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Tax-supported economists support tax hikes

Post by Richard S. Davis on Feb. 23, 2009 at 10:44 am |
February 23, 2009 10:44 am

Last week, in something delicately called an “early guidance,” economic forecaster Arun Raha told legislators they’d have about $2.3 billion less to spend over the next 30 months. The announcement means the state now faces an $8 billion budget shortfall.


On cue, entering from stage left, come 28 liberal economists telling the governor and legislative leaders that they better consider raising taxes. Fair enough. Liberal economists, like other special interests, have a right to their opinion. But there is something a little pretentious about this:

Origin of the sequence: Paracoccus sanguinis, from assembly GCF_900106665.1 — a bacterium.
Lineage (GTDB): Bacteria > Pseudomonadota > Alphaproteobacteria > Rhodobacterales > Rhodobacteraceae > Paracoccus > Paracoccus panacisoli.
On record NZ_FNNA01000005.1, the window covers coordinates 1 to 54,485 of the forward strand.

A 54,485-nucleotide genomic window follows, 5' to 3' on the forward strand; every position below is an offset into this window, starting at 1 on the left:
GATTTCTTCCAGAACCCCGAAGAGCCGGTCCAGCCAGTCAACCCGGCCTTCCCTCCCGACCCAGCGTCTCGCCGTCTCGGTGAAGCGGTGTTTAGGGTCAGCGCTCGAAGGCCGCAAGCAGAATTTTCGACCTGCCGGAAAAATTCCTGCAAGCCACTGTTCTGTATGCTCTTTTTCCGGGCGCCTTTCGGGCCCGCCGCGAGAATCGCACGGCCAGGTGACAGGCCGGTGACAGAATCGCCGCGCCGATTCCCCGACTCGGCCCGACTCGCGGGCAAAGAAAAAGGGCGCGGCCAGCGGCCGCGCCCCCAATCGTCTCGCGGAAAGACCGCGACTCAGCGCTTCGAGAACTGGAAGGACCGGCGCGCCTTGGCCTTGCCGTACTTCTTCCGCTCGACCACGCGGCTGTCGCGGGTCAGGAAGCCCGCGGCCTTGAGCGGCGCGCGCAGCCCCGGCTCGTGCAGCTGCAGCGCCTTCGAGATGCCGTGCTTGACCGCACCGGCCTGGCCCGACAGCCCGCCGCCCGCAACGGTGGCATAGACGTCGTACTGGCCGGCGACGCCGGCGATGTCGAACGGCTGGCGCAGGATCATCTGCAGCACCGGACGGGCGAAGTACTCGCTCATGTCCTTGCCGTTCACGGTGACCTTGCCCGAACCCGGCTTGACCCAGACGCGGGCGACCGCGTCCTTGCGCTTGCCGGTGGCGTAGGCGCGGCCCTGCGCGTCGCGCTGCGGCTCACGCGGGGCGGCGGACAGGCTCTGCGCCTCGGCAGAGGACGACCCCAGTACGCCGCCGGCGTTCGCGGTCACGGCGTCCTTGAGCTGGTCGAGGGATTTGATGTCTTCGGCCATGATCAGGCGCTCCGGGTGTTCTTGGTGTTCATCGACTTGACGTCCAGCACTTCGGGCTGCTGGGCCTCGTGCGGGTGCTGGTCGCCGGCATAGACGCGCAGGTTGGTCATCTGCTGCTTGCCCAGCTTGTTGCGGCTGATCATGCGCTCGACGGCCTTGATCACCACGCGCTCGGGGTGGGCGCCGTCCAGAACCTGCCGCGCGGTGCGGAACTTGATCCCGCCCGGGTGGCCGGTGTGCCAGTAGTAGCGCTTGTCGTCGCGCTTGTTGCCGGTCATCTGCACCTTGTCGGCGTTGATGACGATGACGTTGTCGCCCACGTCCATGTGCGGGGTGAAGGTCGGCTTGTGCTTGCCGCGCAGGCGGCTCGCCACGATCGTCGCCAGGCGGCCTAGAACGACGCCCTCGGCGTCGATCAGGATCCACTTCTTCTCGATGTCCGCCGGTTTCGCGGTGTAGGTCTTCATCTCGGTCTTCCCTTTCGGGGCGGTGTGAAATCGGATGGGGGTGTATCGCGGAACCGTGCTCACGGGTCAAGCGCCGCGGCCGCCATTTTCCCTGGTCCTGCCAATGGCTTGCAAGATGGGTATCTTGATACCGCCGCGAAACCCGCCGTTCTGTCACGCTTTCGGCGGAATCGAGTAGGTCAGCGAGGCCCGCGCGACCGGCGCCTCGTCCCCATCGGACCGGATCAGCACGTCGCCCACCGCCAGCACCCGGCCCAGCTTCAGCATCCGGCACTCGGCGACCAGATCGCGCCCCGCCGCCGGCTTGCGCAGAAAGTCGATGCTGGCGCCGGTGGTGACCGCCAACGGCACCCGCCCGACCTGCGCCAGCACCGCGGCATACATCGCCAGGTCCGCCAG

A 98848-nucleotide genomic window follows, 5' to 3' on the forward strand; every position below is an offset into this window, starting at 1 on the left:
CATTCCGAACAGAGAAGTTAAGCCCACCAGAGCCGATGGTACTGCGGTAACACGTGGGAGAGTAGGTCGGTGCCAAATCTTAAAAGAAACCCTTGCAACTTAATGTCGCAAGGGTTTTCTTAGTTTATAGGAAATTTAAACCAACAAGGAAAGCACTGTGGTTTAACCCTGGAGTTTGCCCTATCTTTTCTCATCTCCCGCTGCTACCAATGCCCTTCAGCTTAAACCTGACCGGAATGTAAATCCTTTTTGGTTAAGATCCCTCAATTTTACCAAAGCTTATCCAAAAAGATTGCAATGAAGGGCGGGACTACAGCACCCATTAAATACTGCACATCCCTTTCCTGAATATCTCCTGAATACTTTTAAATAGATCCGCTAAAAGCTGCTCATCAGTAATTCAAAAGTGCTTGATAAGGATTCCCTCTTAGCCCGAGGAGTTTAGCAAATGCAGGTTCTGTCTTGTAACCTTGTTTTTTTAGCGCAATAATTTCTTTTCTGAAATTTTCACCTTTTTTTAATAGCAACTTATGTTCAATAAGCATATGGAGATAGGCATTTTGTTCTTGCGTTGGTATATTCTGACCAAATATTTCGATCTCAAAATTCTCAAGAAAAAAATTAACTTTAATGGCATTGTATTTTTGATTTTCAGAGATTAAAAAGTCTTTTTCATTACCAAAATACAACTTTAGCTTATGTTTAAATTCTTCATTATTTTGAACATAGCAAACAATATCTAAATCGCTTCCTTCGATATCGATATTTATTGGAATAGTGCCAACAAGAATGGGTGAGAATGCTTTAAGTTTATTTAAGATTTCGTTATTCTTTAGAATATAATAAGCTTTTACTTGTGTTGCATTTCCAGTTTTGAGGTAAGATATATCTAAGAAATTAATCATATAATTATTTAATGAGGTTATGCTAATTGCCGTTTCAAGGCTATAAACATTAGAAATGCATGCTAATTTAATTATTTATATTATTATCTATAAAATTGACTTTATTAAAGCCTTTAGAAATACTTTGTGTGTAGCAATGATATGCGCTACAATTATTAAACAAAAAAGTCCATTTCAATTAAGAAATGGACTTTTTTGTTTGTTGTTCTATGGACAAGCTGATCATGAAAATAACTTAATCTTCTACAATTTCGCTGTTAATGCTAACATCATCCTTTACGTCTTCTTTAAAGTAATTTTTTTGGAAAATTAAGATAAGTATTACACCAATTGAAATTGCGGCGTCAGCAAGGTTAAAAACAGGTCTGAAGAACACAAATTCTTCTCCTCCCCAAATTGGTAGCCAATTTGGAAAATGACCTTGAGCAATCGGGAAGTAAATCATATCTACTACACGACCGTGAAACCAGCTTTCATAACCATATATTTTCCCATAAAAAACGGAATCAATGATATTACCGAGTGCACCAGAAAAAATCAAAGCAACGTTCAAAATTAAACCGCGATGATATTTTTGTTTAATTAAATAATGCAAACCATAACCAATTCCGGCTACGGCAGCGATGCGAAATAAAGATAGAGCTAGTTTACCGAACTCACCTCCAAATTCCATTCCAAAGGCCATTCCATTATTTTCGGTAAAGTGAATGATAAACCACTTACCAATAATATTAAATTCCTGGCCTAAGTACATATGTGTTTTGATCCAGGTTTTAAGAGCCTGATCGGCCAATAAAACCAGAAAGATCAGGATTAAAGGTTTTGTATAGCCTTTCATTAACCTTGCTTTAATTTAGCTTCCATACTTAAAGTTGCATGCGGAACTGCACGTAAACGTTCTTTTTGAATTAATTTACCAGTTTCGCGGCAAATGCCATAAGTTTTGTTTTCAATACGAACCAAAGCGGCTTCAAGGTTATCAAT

Drawing upon economic theory, we believe reducing government spending will have a more deleterious effect on Washington State’s economy than would increasing revenue. Although both cuts in government spending and tax increases have the potential to slow economic growth, cutting government spending would likely have the most immediate impact by directly reducing consumption. Tax increases are less problematic…


The appeal to “economic theory” is unlikely to persuade families and business struggling to get by in an economic collapse precipitated, in part, by serious missteps taken by the credentialed ubersmug, the degreed greedy with economic training.


Economists disagree, often and vigorously. If they didn’t cable news would have more dead air time, perhaps a good thing. Of the 28 folks who signed the letter, 24 work in tax-supported institutions: county government, community colleges, and four-year universities. Does it surprise anyone that they agree that raising taxes would be a good thing?

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